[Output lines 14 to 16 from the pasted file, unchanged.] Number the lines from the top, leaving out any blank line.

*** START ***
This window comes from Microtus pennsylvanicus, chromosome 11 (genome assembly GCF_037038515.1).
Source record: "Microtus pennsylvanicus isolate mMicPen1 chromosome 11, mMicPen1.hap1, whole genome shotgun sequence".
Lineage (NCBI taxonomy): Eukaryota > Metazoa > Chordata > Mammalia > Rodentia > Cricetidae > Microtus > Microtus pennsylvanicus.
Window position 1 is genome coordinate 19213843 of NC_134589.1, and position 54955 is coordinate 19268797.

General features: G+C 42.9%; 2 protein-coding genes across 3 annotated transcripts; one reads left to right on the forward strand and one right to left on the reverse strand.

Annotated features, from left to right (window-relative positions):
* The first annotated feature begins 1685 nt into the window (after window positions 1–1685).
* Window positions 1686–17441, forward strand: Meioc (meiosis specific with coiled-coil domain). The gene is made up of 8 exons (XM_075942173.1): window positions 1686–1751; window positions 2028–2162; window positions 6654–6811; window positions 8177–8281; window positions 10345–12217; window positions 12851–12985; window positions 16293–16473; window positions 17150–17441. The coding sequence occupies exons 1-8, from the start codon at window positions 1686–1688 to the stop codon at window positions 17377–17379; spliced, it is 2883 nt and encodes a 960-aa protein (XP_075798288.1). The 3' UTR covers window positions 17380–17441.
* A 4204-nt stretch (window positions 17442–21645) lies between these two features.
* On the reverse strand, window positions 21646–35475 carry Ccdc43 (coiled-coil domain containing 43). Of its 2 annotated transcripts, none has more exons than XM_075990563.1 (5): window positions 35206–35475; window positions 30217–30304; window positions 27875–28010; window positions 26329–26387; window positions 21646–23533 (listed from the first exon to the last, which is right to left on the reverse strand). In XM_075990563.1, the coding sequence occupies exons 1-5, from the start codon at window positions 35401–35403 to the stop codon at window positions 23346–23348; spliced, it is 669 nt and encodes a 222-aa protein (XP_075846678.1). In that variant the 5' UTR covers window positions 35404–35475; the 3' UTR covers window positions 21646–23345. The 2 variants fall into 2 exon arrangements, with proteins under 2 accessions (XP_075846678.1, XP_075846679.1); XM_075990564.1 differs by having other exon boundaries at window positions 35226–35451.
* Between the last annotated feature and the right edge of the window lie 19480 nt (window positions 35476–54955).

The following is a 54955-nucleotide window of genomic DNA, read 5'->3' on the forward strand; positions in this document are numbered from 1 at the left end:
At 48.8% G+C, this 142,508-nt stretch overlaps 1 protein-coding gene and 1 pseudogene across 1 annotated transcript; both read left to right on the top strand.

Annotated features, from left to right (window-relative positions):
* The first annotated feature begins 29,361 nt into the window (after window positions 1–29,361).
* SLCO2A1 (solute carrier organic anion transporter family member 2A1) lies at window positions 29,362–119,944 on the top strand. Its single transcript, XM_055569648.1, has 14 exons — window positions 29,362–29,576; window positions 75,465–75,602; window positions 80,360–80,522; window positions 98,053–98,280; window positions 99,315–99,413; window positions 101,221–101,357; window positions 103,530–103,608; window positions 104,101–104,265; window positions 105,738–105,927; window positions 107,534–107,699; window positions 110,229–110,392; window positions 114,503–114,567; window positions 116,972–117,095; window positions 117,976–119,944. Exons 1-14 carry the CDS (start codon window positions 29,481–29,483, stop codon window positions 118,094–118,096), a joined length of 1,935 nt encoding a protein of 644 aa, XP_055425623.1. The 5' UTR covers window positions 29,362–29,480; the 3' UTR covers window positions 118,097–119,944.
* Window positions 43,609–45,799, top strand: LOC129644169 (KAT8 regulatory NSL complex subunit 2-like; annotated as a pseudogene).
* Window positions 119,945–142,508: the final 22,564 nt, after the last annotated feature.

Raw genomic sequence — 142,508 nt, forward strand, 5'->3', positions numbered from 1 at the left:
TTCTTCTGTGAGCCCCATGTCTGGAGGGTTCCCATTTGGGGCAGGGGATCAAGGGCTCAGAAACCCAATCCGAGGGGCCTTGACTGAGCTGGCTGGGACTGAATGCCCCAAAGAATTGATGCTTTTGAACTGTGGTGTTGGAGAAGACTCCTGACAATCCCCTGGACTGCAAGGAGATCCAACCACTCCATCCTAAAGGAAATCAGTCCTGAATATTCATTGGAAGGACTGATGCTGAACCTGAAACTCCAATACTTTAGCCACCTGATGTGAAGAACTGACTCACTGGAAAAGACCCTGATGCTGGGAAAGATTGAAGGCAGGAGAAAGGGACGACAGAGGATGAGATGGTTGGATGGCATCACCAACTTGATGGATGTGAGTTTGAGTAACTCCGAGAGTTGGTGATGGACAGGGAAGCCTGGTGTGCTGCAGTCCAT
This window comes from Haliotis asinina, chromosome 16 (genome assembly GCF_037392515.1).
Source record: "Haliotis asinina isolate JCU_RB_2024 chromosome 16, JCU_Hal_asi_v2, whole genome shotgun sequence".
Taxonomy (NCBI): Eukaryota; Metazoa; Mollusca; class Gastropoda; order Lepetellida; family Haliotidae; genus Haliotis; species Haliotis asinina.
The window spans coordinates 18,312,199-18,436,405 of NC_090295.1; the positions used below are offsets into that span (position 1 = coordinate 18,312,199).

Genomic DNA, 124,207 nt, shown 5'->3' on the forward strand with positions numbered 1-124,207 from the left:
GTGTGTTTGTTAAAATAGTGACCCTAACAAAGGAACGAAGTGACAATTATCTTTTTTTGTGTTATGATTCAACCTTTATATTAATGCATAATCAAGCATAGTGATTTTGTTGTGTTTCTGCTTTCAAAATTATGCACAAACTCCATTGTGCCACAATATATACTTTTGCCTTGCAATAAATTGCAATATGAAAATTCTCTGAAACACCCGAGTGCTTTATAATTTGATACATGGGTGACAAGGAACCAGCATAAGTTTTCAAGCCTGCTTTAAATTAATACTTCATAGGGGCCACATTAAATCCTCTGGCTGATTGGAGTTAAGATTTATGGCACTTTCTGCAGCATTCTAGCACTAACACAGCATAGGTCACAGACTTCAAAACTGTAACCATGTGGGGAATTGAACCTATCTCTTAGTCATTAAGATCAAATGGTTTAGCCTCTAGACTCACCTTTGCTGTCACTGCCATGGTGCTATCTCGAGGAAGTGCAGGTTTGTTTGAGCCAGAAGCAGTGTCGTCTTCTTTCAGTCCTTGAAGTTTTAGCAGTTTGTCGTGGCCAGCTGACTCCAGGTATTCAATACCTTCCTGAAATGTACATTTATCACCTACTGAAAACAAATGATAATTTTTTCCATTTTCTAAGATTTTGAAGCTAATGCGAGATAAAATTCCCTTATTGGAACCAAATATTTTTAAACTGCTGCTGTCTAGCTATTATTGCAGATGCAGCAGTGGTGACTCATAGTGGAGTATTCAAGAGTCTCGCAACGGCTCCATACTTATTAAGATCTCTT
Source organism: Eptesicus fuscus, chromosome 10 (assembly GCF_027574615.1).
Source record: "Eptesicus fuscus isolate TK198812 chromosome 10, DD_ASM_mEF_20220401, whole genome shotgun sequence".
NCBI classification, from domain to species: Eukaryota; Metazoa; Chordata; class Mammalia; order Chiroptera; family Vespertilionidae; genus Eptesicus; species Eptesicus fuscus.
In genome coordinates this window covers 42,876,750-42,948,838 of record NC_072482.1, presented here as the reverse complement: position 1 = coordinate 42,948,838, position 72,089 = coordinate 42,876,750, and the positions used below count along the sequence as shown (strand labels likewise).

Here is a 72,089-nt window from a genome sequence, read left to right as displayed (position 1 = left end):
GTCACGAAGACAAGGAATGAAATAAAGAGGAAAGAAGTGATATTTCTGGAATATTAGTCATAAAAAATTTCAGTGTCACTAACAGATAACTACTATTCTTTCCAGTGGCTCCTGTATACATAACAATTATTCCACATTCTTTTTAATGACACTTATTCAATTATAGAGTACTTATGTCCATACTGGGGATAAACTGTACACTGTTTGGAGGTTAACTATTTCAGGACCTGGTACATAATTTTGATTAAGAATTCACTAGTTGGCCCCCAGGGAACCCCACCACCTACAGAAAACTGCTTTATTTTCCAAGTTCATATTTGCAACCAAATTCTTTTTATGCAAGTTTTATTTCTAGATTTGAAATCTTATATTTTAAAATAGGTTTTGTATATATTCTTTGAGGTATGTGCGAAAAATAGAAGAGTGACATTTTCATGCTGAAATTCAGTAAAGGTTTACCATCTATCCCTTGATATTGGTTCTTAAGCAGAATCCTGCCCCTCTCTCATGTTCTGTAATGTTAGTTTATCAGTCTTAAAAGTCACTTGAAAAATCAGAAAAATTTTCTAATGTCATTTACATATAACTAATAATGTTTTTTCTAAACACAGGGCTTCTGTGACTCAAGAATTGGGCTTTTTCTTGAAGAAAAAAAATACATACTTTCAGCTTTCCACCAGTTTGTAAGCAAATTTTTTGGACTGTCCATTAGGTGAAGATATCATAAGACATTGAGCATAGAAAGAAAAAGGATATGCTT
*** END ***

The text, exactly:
Annotated features, from left to right (window-relative positions):
* The first annotated feature begins 29,361 nt into the window (after window positions 1–29,361).
* SLCO2A1 (solute carrier organic anion transporter family member 2A1) lies at window positions 29,362–119,944 on the top strand. Its single transcript, XM_055569648.1, has 14 exons — window positions 29,362–29,576; window positions 75,465–75,602; window positions 80,360–80,522; window positions 98,053–98,280; window positions 99,315–99,413; window positions 101,221–101,357; window positions 103,530–103,608; window positions 104,101–104,265; window positions 105,738–105,927; window positions 107,534–107,699; window positions 110,229–110,392; window positions 114,503–114,567; window positions 116,972–117,095; window positions 117,976–119,944. Exons 1-14 carry the CDS (start codon window positions 29,481–29,483, stop codon window positions 118,094–118,096), a joined length of 1,935 nt encoding a protein of 644 aa, XP_055425623.1. The 5' UTR covers window positions 29,362–29,480; the 3' UTR covers window positions 118,097–119,944.